FDI in India in 1990s

Ulhas Joglekar ulhasj at SPAMbom4.vsnl.net.in
Tue Jan 16 19:10:22 MST 2001


Business Standard

Last updated 1630 hrs IST, Friday, January 05, 2001

ECONOMY
80% FDI cleared between '91-'98 remains on paper
Bhupesh Bhandari & Rashmi Das in New Delhi
After the hype, here comes the bitter truth. Almost 80 per cent of the
foreign direct investment (FDI) approved between 1991 and 1998 has not
fructified.
According to statistics put together by the Confederation of Indian Industry
(CII), only 21.7 per cent of the FDI cleared during the period has actually
been brought into the country. The rest has remained on paper.
While FDI approvals during 1991-98 added up to $55.1 billion, only $11.9
billion actually flowed in. The FDI approvals include those given by the
Foreign Investment Promotion Board, the Secretariat of Industrial Approval
and the Reserve Bank of India (RBI).
The actual inflow is monitored by RBI. CII has culled the figures from the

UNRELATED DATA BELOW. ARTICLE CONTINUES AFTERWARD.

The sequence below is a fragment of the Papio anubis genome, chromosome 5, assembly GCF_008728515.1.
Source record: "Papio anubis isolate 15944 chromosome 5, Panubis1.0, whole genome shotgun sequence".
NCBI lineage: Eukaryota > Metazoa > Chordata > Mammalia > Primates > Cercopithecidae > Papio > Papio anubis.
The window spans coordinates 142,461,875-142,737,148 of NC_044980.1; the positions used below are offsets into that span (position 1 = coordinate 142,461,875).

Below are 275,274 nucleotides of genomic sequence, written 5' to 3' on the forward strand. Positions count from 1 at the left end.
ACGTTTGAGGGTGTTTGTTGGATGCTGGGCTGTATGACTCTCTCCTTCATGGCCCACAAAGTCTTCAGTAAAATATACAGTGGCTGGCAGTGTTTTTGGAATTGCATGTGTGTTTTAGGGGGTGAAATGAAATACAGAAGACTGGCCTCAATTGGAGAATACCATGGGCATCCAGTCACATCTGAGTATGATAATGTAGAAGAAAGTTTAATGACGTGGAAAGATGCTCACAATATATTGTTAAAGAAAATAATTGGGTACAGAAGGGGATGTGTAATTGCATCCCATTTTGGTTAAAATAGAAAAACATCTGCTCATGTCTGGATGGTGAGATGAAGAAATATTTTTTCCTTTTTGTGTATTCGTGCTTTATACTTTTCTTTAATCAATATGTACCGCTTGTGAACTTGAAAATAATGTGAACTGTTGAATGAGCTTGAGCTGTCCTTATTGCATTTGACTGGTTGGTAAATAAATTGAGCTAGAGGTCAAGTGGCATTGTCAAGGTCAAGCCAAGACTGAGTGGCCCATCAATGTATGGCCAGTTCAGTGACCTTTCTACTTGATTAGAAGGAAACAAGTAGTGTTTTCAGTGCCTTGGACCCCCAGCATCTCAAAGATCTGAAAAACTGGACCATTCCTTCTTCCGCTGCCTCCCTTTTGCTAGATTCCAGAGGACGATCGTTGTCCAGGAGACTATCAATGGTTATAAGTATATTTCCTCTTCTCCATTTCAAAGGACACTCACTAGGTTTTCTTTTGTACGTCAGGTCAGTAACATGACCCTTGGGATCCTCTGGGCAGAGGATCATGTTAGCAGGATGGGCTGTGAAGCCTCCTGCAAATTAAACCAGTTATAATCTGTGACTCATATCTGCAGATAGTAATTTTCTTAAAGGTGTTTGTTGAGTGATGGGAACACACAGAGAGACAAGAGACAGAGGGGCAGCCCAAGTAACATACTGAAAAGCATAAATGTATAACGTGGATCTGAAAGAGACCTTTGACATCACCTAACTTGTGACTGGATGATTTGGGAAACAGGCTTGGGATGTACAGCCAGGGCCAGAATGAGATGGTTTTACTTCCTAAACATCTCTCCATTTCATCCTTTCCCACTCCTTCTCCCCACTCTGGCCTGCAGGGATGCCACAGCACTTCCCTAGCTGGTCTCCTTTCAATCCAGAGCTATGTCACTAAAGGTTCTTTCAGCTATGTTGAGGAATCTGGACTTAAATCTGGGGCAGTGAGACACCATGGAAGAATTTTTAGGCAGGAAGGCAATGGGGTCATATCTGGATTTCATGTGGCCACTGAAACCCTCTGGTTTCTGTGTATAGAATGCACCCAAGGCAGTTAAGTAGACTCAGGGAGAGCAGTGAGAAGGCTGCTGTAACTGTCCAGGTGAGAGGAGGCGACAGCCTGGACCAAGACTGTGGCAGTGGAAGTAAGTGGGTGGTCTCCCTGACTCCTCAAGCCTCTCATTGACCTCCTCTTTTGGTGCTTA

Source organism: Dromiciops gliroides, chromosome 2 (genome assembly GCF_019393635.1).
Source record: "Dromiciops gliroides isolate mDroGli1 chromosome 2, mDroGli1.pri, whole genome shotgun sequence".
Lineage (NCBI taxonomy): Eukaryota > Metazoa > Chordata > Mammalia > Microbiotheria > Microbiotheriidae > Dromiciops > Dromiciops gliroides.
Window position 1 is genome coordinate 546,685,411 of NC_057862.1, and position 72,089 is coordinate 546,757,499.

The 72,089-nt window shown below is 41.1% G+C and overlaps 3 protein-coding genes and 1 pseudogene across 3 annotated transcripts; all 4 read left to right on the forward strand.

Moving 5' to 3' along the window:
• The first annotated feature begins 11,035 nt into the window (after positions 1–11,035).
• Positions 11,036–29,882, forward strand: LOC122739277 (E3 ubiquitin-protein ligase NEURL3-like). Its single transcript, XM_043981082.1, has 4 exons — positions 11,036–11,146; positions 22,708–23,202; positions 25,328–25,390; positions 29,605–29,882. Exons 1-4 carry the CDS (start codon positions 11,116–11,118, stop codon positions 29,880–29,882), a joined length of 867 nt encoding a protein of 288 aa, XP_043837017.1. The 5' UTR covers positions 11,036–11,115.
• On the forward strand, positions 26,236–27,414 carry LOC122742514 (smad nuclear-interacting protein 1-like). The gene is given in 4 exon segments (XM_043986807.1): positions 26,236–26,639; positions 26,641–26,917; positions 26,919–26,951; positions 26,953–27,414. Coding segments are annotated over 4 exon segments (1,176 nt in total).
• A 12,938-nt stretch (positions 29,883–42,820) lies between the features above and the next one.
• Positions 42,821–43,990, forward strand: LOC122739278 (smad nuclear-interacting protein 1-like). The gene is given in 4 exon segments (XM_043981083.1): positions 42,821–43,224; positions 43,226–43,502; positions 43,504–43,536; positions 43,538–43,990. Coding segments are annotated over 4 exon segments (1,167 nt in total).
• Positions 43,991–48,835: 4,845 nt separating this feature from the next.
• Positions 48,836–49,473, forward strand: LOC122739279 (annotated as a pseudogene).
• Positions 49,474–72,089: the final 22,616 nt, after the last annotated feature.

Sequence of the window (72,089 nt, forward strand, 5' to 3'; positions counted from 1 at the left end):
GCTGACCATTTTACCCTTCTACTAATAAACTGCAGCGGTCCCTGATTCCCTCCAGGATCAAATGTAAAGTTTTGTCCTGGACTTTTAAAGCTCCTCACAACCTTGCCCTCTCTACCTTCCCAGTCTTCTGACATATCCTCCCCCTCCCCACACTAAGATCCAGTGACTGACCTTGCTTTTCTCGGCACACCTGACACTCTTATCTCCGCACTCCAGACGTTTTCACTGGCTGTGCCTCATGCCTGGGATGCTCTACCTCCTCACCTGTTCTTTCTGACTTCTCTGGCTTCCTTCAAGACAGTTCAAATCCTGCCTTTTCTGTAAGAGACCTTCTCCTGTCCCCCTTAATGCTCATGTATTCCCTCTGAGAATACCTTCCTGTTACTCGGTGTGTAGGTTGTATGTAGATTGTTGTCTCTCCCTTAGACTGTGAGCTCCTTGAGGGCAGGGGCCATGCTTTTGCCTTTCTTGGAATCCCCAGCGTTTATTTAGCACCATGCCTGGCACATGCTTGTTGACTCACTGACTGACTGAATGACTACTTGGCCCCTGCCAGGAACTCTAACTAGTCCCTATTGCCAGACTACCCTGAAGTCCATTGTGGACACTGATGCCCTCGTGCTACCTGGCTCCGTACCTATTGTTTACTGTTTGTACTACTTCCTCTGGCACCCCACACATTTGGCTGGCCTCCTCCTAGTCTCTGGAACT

various economic surveys put out by the finance ministry.
For a global perspective, it has converted the figures from rupees to
dollars at each year's average exchange rate, thus factoring in the
depreciation of the rupee.
The CII study shows that while the actual inflow was 47.7 per cent of the
approvals during 1991, the first year of economic reforms, the percentage
dropped to 13.1 per cent the next year and has since climbed steadily to
reach 32 per cent during 1998, the last year for which such information is
available.
The study does not specify the sectors where the ratio has been particularly
low. The reasons for almost four-fifth of the FDI approved not finding its
way to India, according to CII deputy director general Manasi Ray, are
procedural delays and red tape, which put off most prospective investors.
"At CII, we have been making representations to the government to remove the
procedural hassles and to harmonise policies at the Central and state
levels," Ray told Business Standard.
Though the CII study does not say what has been the experience of other
emerging economies in this respect, it says that countries that got lesser
FDI than India a few years ago are now way ahead of India.
Thailand, for instance, got actual FDI of $2.06 billion in 1995 as compared
to India's $2.11 billion; but in 1998, its FDI inflow of $6.96 billion was
almost thrice that of India's $2.25 billion. During the same period, the
actual FDI in South Korea improved from $1.77 billion to $5.14 billion.

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